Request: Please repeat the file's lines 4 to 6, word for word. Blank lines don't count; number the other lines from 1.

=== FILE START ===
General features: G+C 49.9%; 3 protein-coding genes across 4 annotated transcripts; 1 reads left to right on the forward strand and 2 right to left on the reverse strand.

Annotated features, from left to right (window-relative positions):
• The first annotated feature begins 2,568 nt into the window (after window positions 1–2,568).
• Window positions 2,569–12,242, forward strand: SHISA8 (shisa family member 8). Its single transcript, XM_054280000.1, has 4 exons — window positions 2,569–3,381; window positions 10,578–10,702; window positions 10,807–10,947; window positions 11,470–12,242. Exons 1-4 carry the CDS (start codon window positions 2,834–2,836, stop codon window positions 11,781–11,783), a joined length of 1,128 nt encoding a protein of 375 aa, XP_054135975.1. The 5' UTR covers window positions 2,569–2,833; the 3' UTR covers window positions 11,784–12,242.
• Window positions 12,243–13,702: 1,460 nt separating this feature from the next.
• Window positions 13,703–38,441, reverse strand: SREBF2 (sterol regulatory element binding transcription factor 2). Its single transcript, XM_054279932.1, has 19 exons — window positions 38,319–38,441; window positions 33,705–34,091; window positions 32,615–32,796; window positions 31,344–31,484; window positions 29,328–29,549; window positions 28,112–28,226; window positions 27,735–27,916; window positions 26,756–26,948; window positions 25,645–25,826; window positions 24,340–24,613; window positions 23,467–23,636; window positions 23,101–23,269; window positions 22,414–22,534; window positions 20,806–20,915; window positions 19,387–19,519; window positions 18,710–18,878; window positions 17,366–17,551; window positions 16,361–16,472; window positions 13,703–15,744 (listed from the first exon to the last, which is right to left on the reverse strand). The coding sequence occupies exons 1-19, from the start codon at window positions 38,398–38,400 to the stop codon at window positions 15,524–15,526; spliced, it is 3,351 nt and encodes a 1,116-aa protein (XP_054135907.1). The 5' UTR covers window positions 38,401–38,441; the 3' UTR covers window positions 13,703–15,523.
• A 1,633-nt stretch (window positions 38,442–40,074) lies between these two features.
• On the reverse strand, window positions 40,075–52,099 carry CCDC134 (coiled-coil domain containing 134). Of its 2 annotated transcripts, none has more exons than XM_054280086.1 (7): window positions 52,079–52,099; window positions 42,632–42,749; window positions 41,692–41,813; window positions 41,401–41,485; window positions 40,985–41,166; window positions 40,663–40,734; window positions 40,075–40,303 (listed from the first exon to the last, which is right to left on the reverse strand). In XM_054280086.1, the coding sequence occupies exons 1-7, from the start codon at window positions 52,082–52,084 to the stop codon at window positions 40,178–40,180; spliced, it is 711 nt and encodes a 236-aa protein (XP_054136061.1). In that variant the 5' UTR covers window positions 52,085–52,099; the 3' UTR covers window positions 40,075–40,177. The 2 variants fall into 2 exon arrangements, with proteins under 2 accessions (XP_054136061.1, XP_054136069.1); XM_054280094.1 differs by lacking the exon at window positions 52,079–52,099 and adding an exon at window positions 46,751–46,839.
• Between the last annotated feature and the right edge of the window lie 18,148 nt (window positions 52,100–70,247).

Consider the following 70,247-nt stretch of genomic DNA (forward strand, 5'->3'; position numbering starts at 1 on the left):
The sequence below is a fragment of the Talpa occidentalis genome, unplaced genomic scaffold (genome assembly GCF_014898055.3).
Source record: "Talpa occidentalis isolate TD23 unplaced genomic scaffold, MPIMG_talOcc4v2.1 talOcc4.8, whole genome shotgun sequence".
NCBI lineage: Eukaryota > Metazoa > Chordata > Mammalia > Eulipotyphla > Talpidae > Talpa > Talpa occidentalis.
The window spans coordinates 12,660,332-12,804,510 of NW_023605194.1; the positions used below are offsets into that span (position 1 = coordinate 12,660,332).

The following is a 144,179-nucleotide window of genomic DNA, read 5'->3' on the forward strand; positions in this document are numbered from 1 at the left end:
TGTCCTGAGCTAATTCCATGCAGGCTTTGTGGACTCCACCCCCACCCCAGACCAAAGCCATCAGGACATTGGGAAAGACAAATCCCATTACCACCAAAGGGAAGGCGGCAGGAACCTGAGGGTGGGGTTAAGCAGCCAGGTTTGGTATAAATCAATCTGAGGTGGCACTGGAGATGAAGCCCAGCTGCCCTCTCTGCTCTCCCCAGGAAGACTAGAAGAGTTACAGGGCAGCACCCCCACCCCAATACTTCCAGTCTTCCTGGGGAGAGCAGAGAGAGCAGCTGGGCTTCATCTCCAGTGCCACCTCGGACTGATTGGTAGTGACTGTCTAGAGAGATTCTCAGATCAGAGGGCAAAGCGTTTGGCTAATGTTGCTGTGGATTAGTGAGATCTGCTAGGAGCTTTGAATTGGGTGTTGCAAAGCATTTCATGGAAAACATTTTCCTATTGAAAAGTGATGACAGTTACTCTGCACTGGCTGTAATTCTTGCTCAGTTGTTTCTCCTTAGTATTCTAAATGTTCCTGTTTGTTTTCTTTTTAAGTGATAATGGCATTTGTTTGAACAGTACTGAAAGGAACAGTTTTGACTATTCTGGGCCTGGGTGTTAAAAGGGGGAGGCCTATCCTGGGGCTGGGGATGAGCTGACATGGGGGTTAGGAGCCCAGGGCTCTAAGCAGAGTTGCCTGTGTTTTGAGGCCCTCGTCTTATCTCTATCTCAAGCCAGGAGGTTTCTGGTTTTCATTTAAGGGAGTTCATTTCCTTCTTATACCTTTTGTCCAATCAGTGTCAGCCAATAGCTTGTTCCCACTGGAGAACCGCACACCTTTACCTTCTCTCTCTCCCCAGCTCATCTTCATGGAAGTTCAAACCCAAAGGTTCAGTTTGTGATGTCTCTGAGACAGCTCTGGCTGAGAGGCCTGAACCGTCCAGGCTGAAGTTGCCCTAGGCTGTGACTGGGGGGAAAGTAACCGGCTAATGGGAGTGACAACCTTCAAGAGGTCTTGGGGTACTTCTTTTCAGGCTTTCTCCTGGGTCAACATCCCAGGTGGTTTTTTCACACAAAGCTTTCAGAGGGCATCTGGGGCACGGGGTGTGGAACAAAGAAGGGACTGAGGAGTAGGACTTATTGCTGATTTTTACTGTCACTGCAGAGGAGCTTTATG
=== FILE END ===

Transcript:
• Window positions 2,569–12,242, forward strand: SHISA8 (shisa family member 8). Its single transcript, XM_054280000.1, has 4 exons — window positions 2,569–3,381; window positions 10,578–10,702; window positions 10,807–10,947; window positions 11,470–12,242. Exons 1-4 carry the CDS (start codon window positions 2,834–2,836, stop codon window positions 11,781–11,783), a joined length of 1,128 nt encoding a protein of 375 aa, XP_054135975.1. The 5' UTR covers window positions 2,569–2,833; the 3' UTR covers window positions 11,784–12,242.
• Window positions 12,243–13,702: 1,460 nt separating this feature from the next.
• Window positions 13,703–38,441, reverse strand: SREBF2 (sterol regulatory element binding transcription factor 2). Its single transcript, XM_054279932.1, has 19 exons — window positions 38,319–38,441; window positions 33,705–34,091; window positions 32,615–32,796; window positions 31,344–31,484; window positions 29,328–29,549; window positions 28,112–28,226; window positions 27,735–27,916; window positions 26,756–26,948; window positions 25,645–25,826; window positions 24,340–24,613; window positions 23,467–23,636; window positions 23,101–23,269; window positions 22,414–22,534; window positions 20,806–20,915; window positions 19,387–19,519; window positions 18,710–18,878; window positions 17,366–17,551; window positions 16,361–16,472; window positions 13,703–15,744 (listed from the first exon to the last, which is right to left on the reverse strand). The coding sequence occupies exons 1-19, from the start codon at window positions 38,398–38,400 to the stop codon at window positions 15,524–15,526; spliced, it is 3,351 nt and encodes a 1,116-aa protein (XP_054135907.1). The 5' UTR covers window positions 38,401–38,441; the 3' UTR covers window positions 13,703–15,523.